Choosing Love in a Time of Evil
The Modern Disguise of Evil
Monday, May 17, 2021
Reporting on the 1961 trial of Adolf Eichmann, one of the architects of the Holocaust, the Jewish philosopher Hannah Arendt (1906–1975) used the phrase “the banality of evil.” It is a shocking phrase to many because it flies in the face of our idea that evil is demonic, monstrous, and villainous, something that everybody immediately recognizes as grotesque and terrible. Arendt’s phrase actually helps explain how the Holocaust or Shoah (catastrophe) could happen. Somehow evil became commonplace.
In his introduction to Arendt’s book Eichmann in Jerusalem: A Report on the Banality of Evil, Israeli journalist Amos Elon writes:
[Arendt] concluded that Eichmann’s inability to speak coherently in court was connected with his incapacity to think, or to think from another person’s point of view. . . . He personified neither hatred or madness nor an insatiable thirst for blood, but something far worse, the faceless nature of Nazi evil itself . . . aimed at dismantling the human personality of its victims. The Nazis had succeeded in turning the legal order on its head, making the wrong and the malevolent the foundation of a new “righteousness.” In the Third Reich evil lost its distinctive characteristic by which most people had until then recognized it. The Nazis redefined it as a civil norm. . . . Within this upside-down world Eichmann . . . seemed not to have been aware of having done evil. 
As both Thomas Aquinas and C.S. Lewis taught, for evil to succeed, it must disguise itself as good, which is apparently much easier to do than we imagine.  What previous generations called “the devil” is still quite active, though disguised in the banality of evil. The devil isn’t going to appear in red with horns and a tail and entice us to follow him. When Paul talks about the devil, he uses words like “powers,” “principalities,” and “thrones” (see Colossians 1:16). These are almost certainly his premodern words for what we would now call corporations, institutions, nation-states, ideologies of supremacy, and organizations that demand our full allegiance and thus become idolatrous—not just “too big to fail,” but even too big to be criticized. Suddenly, the medieval notion of devils comes very close to home.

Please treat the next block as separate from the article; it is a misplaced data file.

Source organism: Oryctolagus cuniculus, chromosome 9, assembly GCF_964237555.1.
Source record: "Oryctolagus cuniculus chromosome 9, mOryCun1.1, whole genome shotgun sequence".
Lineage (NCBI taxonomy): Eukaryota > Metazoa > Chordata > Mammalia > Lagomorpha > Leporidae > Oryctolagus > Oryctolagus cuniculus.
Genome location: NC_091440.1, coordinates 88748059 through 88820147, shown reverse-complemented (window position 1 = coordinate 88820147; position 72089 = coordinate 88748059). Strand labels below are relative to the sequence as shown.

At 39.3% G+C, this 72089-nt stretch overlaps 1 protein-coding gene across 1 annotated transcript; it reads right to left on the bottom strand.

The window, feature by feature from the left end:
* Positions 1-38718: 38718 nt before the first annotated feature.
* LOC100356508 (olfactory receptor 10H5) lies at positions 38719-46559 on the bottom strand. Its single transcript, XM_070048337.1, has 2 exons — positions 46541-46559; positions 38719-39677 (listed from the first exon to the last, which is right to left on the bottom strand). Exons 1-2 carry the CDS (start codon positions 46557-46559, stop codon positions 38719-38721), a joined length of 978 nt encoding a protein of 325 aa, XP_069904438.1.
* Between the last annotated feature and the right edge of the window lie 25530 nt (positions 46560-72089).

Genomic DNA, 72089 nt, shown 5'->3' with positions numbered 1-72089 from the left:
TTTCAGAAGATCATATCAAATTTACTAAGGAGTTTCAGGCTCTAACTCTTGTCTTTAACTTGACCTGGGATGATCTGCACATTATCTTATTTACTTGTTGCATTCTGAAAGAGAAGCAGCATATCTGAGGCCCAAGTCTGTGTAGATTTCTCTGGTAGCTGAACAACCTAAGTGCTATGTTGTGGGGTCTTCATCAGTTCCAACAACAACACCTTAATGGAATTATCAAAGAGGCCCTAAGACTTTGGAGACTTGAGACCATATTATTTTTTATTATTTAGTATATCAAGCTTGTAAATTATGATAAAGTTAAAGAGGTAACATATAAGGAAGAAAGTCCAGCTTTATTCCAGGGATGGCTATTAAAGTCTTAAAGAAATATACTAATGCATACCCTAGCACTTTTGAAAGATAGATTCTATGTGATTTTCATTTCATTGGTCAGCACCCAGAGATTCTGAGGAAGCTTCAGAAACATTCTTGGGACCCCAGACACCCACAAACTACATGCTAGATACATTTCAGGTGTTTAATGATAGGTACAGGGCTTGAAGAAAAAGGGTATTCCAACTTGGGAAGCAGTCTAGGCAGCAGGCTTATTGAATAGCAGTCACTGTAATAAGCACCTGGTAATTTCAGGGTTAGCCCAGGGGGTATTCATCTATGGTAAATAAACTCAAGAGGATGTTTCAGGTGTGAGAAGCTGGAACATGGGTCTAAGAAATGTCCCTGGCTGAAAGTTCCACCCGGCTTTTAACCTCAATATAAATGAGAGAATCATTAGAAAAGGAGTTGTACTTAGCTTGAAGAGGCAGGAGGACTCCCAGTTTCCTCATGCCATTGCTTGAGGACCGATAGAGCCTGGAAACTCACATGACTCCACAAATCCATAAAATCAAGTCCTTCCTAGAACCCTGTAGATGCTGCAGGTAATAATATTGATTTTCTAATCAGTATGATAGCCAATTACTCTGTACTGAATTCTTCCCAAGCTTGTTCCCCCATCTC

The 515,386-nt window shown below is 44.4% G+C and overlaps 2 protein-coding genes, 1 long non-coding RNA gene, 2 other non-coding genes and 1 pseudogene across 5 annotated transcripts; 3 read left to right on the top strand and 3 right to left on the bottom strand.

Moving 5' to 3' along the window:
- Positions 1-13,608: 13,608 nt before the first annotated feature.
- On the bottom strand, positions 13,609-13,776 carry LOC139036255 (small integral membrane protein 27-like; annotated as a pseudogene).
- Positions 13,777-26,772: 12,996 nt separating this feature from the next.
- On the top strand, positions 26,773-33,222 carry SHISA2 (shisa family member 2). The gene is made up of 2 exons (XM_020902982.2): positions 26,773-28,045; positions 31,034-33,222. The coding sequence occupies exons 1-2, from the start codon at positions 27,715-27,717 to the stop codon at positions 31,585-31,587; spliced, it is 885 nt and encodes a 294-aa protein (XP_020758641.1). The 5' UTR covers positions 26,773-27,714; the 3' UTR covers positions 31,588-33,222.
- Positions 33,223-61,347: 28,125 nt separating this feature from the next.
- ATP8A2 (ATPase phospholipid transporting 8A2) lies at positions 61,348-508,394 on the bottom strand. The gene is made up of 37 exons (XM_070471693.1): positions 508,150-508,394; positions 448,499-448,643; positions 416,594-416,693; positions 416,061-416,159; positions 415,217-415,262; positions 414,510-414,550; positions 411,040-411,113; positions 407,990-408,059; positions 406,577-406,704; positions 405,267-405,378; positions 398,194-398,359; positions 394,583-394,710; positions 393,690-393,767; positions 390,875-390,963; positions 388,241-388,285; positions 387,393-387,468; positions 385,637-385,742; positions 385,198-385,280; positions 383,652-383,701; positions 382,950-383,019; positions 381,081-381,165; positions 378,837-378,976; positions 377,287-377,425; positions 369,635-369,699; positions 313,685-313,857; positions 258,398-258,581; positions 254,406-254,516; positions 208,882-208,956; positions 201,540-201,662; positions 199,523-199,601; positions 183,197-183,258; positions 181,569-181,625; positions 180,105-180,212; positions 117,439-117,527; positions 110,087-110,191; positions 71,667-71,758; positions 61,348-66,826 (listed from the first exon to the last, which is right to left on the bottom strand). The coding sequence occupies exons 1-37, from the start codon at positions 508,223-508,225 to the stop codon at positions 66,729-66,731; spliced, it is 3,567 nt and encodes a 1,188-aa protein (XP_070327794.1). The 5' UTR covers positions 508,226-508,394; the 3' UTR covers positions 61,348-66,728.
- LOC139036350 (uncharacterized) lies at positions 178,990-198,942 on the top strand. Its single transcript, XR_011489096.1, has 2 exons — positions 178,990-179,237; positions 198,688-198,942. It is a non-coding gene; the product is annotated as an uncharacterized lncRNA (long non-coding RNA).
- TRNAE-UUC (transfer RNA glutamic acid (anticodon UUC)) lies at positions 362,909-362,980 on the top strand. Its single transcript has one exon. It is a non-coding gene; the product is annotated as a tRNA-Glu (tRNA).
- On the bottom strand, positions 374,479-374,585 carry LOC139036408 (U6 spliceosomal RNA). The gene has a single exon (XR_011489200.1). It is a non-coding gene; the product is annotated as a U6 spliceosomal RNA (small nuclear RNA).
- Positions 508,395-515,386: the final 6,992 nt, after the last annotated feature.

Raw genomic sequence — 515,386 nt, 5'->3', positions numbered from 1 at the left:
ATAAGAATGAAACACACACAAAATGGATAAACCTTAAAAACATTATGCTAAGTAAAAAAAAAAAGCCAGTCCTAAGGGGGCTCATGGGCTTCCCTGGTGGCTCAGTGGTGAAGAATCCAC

We must first convict evil in its glorified organizational form. When we idolize and refuse to hold such collective realities accountable, they usually become demonic in some way. We normally cannot see it until it is too late. 
Hannah Arendt wrote, “The sad truth of the matter is that most evil is done by people who never made up their minds to be or do either evil or good.”  While evil may reside primarily in “corporate” form, the resistance to it begins with us as individuals. The rest of this week is dedicated to the stories and wisdom of individuals who made a clear decision to confront evil and hatred with goodness and love, even at the risk of their own lives.
 Amos Elon, introduction to Eichmann in Jerusalem: A Report on the Banality of Evil, by Hannah Arendt (Penguin Books: 1963, 2006), xiii.
 Aquinas describes the devil’s deception through evil “that has a semblance of good” in his meditation on the Lord’s Prayer. See The Three Greatest Prayers: Commentaries on the Lord’s Prayer, the Hail Mary, and the Apostles’ Creed, based on trans. by Laurence Shapcote (Sophia Institute Press: 1990), 152. Lewis’ The Screwtape Letters (1942) offers numerous examples of the ways evil presents itself as desirable.
 Richard Rohr, What Do We Do with Evil? The World, the Flesh, and the Devil (CAC Publishing: 2019), 50, 51.
 Hannah Arendt, The Life of the Mind, vol. 1: Thinking (Harcourt Brace Jovanovich: 1977), 180.
Story from Our Community:
Coming face-to-face with natural evil has caused me to feel at the mercy of an unfriendly universe—one out of control and without any center of gravity. I regained my spiritual wings by praying in total acceptance and surrender. Instead of striving for proper feelings or greater faith, I simply abide with Jesus on the Cross. Likewise, when I meditate on Jesus’ anxiety in the Garden of Gethsemane, I forget my own. Like the Christian mystics who emphasized unknowing, this can lead to a deeper faith, perhaps more ambiguous and mysterious, but ultimately more sustaining. —Gail B. A.